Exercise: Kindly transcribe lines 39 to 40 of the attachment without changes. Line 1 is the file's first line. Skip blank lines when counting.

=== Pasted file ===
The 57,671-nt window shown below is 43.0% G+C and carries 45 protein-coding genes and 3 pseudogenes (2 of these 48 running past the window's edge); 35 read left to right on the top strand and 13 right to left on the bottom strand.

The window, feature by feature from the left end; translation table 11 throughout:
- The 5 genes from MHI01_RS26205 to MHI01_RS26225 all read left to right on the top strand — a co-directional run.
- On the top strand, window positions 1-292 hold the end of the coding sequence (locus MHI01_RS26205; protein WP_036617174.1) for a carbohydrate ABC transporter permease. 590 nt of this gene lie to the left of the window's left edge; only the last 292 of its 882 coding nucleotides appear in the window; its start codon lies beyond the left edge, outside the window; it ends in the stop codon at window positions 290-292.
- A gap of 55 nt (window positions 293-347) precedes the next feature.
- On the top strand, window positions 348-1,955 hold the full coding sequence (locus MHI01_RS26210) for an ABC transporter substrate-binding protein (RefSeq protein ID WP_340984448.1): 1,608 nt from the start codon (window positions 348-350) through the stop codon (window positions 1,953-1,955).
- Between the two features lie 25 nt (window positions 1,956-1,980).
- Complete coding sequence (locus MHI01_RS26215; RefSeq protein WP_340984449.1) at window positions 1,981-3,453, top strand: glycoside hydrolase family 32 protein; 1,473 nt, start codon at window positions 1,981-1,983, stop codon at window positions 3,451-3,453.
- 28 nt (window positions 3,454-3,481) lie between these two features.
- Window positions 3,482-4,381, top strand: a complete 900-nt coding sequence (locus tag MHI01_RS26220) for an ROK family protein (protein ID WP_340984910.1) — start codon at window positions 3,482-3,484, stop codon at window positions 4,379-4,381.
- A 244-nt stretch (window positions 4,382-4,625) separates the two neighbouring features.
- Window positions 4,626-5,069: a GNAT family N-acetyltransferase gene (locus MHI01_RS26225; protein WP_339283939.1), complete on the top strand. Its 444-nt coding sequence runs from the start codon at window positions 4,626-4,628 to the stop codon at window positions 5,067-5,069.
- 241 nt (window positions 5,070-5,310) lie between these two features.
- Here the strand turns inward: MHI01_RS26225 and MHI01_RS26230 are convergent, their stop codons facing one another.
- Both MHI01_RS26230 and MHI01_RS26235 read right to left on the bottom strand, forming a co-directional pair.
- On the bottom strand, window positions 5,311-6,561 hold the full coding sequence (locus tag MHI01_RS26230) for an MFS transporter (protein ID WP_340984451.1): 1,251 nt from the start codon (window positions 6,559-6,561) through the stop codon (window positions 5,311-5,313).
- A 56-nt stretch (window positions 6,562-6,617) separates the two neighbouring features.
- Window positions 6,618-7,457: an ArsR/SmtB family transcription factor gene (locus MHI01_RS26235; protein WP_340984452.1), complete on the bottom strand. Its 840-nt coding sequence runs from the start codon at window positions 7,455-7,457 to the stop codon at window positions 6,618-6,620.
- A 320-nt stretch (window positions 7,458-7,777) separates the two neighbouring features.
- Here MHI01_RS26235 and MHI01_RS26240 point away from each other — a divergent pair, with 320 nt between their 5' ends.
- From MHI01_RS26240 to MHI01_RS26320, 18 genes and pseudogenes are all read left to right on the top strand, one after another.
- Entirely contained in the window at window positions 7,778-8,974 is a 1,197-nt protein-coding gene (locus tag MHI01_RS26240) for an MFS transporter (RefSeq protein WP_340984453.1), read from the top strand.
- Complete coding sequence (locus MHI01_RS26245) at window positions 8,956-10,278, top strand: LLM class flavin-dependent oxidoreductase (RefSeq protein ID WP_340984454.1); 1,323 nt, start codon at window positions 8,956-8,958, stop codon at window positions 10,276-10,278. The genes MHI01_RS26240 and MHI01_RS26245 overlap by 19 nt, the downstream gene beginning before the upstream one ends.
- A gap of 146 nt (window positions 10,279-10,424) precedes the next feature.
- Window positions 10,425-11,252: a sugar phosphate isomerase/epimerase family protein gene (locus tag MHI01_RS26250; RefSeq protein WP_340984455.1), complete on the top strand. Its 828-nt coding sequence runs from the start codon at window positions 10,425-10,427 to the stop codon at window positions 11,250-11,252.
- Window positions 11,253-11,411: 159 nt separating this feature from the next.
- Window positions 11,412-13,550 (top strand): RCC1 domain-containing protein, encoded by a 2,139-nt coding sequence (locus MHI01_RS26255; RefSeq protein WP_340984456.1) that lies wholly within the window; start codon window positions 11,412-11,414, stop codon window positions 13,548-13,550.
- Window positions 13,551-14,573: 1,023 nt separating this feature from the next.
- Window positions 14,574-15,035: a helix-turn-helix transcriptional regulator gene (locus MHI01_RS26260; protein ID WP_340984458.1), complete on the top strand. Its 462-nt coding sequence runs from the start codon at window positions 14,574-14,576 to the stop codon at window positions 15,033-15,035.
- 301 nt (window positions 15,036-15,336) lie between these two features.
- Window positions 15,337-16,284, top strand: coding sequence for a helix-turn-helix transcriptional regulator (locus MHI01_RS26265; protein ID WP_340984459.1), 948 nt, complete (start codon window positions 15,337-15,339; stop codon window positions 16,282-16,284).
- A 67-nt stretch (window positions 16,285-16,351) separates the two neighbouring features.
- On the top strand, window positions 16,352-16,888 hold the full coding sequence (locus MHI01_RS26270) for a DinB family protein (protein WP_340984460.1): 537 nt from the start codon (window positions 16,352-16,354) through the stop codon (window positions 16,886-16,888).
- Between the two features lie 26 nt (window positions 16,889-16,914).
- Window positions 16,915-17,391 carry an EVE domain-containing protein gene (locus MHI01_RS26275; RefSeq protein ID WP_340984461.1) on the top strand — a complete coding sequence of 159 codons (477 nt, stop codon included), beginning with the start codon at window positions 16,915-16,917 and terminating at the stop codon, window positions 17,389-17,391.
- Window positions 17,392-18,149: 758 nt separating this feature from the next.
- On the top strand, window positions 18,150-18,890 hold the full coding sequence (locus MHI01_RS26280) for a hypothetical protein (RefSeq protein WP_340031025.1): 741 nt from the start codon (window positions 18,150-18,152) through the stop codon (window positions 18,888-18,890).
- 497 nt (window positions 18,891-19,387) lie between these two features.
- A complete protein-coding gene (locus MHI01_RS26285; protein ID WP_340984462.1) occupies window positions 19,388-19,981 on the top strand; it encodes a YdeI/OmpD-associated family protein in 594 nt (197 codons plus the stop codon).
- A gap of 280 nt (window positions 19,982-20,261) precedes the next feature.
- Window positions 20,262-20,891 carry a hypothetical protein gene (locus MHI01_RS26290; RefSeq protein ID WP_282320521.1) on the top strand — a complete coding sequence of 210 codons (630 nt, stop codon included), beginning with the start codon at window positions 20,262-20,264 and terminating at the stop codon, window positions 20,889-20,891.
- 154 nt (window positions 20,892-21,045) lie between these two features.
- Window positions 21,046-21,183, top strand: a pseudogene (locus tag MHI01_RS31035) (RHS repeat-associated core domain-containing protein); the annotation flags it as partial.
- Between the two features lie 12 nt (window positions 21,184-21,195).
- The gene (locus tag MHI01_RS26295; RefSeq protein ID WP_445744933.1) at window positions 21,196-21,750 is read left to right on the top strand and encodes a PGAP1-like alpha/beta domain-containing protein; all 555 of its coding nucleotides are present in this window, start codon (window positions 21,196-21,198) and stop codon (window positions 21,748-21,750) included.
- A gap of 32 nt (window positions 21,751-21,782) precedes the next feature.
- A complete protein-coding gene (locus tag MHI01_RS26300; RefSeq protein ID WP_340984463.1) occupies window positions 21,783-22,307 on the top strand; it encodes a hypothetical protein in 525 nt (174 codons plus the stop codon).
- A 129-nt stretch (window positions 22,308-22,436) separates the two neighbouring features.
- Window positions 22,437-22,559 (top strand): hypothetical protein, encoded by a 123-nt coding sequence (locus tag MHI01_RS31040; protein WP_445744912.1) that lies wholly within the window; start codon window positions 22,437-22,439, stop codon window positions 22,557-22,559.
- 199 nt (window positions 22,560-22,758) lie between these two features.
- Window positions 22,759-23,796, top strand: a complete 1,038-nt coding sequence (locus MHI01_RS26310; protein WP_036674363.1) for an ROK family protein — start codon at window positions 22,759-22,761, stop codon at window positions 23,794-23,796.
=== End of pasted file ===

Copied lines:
- A complete protein-coding gene (locus MHI01_RS26285; protein ID WP_340984462.1) occupies window positions 19,388-19,981 on the top strand; it encodes a YdeI/OmpD-associated family protein in 594 nt (197 codons plus the stop codon).
- A gap of 280 nt (window positions 19,982-20,261) precedes the next feature.